And that is how I marked my maturation as a fully formed Peace Corps volunteer. The following are some visuals of the aftermath.
Tuesday, October 6, 2009
Friday, September 11, 2009
it has been some time since my last update. much has happened. i was briefly in austin, texas to visit jamie. the word from there is that it's hot and malaria can follow you anywhere. i was out of it for the first week. after spending an afternoon on an iv, i was forced to convince the texas department of health that i was not a threat to their fine (and big) state. i arrived safely back in mozambique only after an extra week of u.s. time, mandated by peace corps. a bitter sweat turn of events. i made the rough transition back into life here in inhamussua and things are great. some might say that we are on the right track (you know who you are).
below are a couple of updates on the work we're doing here. not pictured but just as important is that the newly formed art club of inhamussua has been studying the fundamentals of drawing and we hope to move on to painting next week. we are working hard to get our group ready for our end of year finale when we will paint two giant murals on our campus, one to commemorate our agricultural efforts, and the other will display HIV prevalence rates throughout the world.
i am also happy to announce that after a year of sewing and selling goods our sewing club has finally been awarded a match grant to purchase a new pedal driven sewing machine and table. thanks to their hard work, the school's and another private (thanks mom) donation, we will be bringing the machine home next month.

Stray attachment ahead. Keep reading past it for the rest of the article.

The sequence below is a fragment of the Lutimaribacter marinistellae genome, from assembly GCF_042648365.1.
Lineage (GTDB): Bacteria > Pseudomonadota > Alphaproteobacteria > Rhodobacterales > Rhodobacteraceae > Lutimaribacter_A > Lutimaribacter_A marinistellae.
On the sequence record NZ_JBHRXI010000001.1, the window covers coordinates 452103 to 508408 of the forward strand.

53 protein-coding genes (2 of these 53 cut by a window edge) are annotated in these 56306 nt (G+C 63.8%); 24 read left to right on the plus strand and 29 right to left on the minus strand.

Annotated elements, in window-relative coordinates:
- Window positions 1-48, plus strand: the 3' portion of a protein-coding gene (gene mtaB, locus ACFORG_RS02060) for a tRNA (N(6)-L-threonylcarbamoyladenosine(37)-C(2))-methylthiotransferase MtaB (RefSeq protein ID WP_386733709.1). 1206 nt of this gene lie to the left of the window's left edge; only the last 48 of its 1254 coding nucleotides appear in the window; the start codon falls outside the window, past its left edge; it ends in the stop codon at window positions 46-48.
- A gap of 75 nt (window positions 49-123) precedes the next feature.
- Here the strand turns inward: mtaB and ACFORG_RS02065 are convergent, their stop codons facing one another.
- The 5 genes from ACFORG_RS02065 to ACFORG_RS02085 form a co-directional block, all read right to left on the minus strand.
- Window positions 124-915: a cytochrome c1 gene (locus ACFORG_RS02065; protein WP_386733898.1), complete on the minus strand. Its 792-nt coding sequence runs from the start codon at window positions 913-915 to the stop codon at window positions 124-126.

further, i have been corresponding with Books for The World, an american organization that supplies books to schools in many parts of the world. Park Burroughs, a representative of Books for The World, arranged to have two boxes sent to inhamussua (not a cheap task, i'm sure you can imagine) as a bit of a test run. it seems to have gone well. the students were thrilled to get a hold of some new books and the administration received them gracefully. here are some pictures of the students opening the boxes.
thank you Books for The World.
below are some thank you letters sent to books for the world as well as pictures of their authors.
My name is Silvério Francisco.
I am Mozambican. I am from Inhambane city, I am 19 years old and I am a student of the agrarian school of Inhamússua.
For you, we will study English, because your offering will help me to be a man of future. I’m very glad, because that is something difficult to see here in my country. I say thanks and I congratulate the project because I want to study English. I want to give you certainty that this project will be fantastic and will help many students to speak and write the English language.
Thanks Books for The World for help me to be a man of the future.
I am Paulo Manuel Macucha.
I was born in 1987 and I am a natural of Maputo city. I am 22 years old. I am a student of the agrarian school of Inhamússua in the province of Inhambane. I frequent the first year of the husbandry and livestock course.
I would like to thank you for the books we received and for your offering with whole goodness. I promise the good use of books, good advantage and good preserve, because they are very important to us and our future generation to the development of education and the world.
Thank you very much Books for The World.
Paulo Manuel Macucha
let's not forget about the daily work of spreading the good word which is english.